Parson’s Fortune (a serialized story)…conclusionPosted: July 26, 2014
This is the conclusion of the four-part story. The story takes place in a small Kansas mining town in the mid 1930′s. Pull up a crate and read the final installment of–
Parson’s Fortune (conclusion…)
The light gleamed on three gold coins cradled in Pete’s grimy, bloody palm. Charlie grabbed one up and turned it over in the light. “Twenty dollar double eagle. Lord amighty, Pete, we found Mull’s gold.”
The two boys jumped around and yelled out their excitement for a minute and then hit the floor to search for more coins. They crawled over every inch of the floor, kicked at the rock walls, checked for other alcoves–nothing, no more gold.
“He must’ve moved it somewhere,” Charlie said finally.
“Or he spent it all before he died, more likely,” Pete said, brushing his hands on his backside. It don’t matter right now. We gotta get out of here.”
“Damnation,” said Charlie. “All right. Let’s keep going.”
They abandoned the alcove, taking the passage until it closed down to a crevice neither could fit through.
“Damnation,” Charlie said with a kick at the small hole. “We gotta go back, try the other tunnel.”
The flashlight began to flicker as they retraced their steps to the fork and ducked into the other tunnel. It was tighter at first but opened into a tall passage. The direction wasn’t taking them closer to the surface, but they had no other choice than to follow where it led. It was slow going. It felt to Charlie like hours of walking. The flashlight was fading. And then the hole began to shrink.
Neither boy had spoken for some time. The seriousness of their situation grew heavier on their minds. Charlie stopped. Pete bumped into him in the dimness.
“This ain’t looking so good, Pete,” Charlie said, slumped down to avoid the low ceiling.
“You feel that?” said Pete. He stepped around Charlie and sniffed the musty air. “Something’s changed. The air’s moving.” He took the flickering light from Charlie, walked forward twenty feet and disappeared with a yell.
“Pete!” Charlie held his hands out to protect his head and rushed forward into the darkness.
The faint light reappeared, and Pete’s voice called out. “Hold up. Watch your step.”
Behind the beam of the flashlight, Charlie could see Pete’s head on the floor looking up at him. As he got closer he realized that their tunnel emptied into a bigger room, the floor of which was four feet lower. Pete was standing in the other room looking back into the hole at Charlie, who came forward and jumped down beside him.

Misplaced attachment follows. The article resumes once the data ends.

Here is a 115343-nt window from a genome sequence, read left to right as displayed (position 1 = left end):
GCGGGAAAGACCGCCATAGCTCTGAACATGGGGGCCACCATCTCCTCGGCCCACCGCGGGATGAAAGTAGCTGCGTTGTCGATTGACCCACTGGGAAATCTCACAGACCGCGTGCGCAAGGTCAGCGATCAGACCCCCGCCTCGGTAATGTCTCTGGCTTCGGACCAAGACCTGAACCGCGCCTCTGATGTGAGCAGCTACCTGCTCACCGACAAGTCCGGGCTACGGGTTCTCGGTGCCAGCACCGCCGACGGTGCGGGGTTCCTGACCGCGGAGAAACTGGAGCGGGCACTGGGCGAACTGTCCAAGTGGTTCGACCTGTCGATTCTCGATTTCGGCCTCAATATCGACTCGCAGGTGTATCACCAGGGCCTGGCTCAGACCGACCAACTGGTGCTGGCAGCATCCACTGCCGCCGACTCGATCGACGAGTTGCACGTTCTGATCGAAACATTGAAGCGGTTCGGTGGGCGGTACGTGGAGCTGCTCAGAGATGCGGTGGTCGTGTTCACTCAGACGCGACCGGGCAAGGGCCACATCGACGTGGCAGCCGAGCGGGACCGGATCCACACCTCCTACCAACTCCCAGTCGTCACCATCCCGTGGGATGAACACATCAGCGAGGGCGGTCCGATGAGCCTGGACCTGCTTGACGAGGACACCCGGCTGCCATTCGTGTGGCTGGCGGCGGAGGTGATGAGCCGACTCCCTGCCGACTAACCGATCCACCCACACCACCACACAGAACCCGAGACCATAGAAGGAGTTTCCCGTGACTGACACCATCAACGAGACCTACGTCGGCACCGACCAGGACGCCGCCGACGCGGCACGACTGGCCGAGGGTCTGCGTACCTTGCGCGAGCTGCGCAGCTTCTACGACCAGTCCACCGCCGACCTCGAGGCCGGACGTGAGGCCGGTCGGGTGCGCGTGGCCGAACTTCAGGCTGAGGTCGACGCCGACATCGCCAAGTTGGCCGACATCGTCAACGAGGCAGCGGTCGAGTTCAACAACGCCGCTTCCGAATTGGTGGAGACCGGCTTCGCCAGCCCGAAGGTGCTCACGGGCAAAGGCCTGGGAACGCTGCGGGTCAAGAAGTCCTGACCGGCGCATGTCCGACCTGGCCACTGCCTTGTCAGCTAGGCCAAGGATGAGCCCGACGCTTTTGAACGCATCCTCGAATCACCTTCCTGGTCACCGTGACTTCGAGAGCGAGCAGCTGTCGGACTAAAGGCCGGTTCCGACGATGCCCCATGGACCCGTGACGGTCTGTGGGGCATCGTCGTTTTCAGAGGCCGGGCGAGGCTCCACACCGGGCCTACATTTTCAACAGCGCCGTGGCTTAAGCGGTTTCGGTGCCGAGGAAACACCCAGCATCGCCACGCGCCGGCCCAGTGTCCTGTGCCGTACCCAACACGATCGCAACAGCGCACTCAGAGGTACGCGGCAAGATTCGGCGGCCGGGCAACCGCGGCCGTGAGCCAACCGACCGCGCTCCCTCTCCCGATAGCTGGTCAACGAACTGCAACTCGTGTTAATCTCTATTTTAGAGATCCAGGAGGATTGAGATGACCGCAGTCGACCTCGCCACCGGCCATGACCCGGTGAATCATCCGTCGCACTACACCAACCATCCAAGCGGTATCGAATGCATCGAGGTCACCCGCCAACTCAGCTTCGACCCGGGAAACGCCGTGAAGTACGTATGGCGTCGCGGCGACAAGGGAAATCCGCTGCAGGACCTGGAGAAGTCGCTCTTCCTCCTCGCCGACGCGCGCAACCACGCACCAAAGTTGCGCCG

They swept the light around the walls. The hole they had come through looked small now.
“This ain’t no cave,” said Pete. “It’s a mine. Look there at the timbers.”
“Well then it’s got a way out, don’t it?” Charlie grabbed the light from Pete and started through the new tunnel. The walls sparkled with the shine from bits of galena and pyrite reflected in the beam. After a good ways, the floor sloped upward and ended at a shaft flooded with light from the clear day above.
The boys were too exhausted to celebrate. They squinted up to where the rock turn into bright sky thirty feet above them.
“Where you reckon we are?” said Charlie.
“Question is, how do we get up there?” said Pete.
Charlie searched the rough walls of the shaft. “Here’s something.” He pulled a rusty wire cable from a crevice and tested its strength, his eyes following it upward. “I think it goes to that derrick up there, or what’s left of it. We can climb it easy.”
The two tired boys, caked with flint dust and striped with rust from the cable, lay on their backs on the rocky ground fifteen minutes later. The sun soaked into their damp clothes as they caught their breath.
Pete was the first one up. “We gotta get to Jack.”
“What if he figured we’re dead and just lit out,” Charlie said, struggling to his feet.
“Well, we gotta find him anyway.” Pete shaded his eyes and looked for a landmark. The underground march had taken them north and west about a quarter mile from the pit and around the side of Cemetery Hill. “Let’s try the pit first. He might still be there.”
They crossed the rocky flats taking care to avoid abandoned shafts.
“Who’s that?” Charlie pointing to someone walking toward them.
Buck picked his way over the broken ground. His long white hair spilled from a worn miner’s cap affixed with a carbide lamp. He stopped when he spied them and let the boys close the distance.
“Saints and sinners. You ain’t drown nor otherwise dead after all. Young Jack was sure as Sunday he’d sent you to a watery grave. You boys injured any?”
“No sir, just chewed up a bit,” said Charlie. “Where is Jack? Did he go tell everybody?”
Buck looked them over from toe to crown. “He came and found me first, seeing as how I know you and why you were out here in the first place. I told him to hold up and let me see if I could find you before setting off the whole town. He is sure enough scared to death.” He shook his head and squinted out the sun with one eye. “You boys got no idea how lucky you are. Hells bells, there ain’t one in a hundred could get in and out of there in the water. By the looks of you, you didn’t come that way.”
“We found a cave,” said Pete as he shoved his hand in his pocket. “Seems old Parson Mull didn’t have no fortune after all. This is all there was.” He held out the three gold coins in his rusty palm.
Buck picked one up and held it by the edge, his stubby finger pointing straight up. He examined it closely and set it back in Pete’s outstretched hand. “Well, would you look at that,” he said, and then he leaned toward them. “And here all this time I been thinking I had got it all.”